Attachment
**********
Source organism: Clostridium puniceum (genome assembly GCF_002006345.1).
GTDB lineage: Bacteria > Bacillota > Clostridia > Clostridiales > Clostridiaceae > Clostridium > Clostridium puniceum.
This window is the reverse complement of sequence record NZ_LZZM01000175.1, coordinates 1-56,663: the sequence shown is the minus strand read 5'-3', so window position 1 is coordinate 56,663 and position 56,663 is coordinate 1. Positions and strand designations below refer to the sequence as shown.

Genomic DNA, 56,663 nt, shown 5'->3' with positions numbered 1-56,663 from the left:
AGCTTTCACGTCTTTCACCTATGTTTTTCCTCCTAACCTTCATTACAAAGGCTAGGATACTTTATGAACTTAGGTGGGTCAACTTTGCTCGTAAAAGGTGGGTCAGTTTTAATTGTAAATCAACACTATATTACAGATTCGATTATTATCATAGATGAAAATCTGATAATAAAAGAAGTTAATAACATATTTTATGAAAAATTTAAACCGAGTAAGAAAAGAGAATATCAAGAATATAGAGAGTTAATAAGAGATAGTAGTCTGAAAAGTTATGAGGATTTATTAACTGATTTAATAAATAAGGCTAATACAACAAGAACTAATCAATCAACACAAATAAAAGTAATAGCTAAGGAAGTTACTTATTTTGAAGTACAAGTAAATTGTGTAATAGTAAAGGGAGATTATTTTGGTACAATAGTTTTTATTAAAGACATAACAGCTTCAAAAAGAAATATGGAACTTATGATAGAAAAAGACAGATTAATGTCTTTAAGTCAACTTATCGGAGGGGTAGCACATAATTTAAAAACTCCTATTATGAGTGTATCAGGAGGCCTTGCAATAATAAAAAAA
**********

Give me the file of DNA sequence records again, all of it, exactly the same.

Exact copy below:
Source organism: Clostridium puniceum (genome assembly GCF_002006345.1).
GTDB lineage: Bacteria > Bacillota > Clostridia > Clostridiales > Clostridiaceae > Clostridium > Clostridium puniceum.
This window is the reverse complement of sequence record NZ_LZZM01000175.1, coordinates 1-56,663: the sequence shown is the minus strand read 5'-3', so window position 1 is coordinate 56,663 and position 56,663 is coordinate 1. Positions and strand designations below refer to the sequence as shown.

Genomic DNA, 56,663 nt, shown 5'->3' with positions numbered 1-56,663 from the left:
AGCTTTCACGTCTTTCACCTATGTTTTTCCTCCTAACCTTCATTACAAAGGCTAGGATACTTTATGAACTTAGGTGGGTCAACTTTGCTCGTAAAAGGTGGGTCAGTTTTAATTGTAAATCAACACTATATTACAGATTCGATTATTATCATAGATGAAAATCTGATAATAAAAGAAGTTAATAACATATTTTATGAAAAATTTAAACCGAGTAAGAAAAGAGAATATCAAGAATATAGAGAGTTAATAAGAGATAGTAGTCTGAAAAGTTATGAGGATTTATTAACTGATTTAATAAATAAGGCTAATACAACAAGAACTAATCAATCAACACAAATAAAAGTAATAGCTAAGGAAGTTACTTATTTTGAAGTACAAGTAAATTGTGTAATAGTAAAGGGAGATTATTTTGGTACAATAGTTTTTATTAAAGACATAACAGCTTCAAAAAGAAATATGGAACTTATGATAGAAAAAGACAGATTAATGTCTTTAAGTCAACTTATCGGAGGGGTAGCACATAATTTAAAAACTCCTATTATGAGTGTATCAGGAGGCCTTGCAATAATAAAAAAA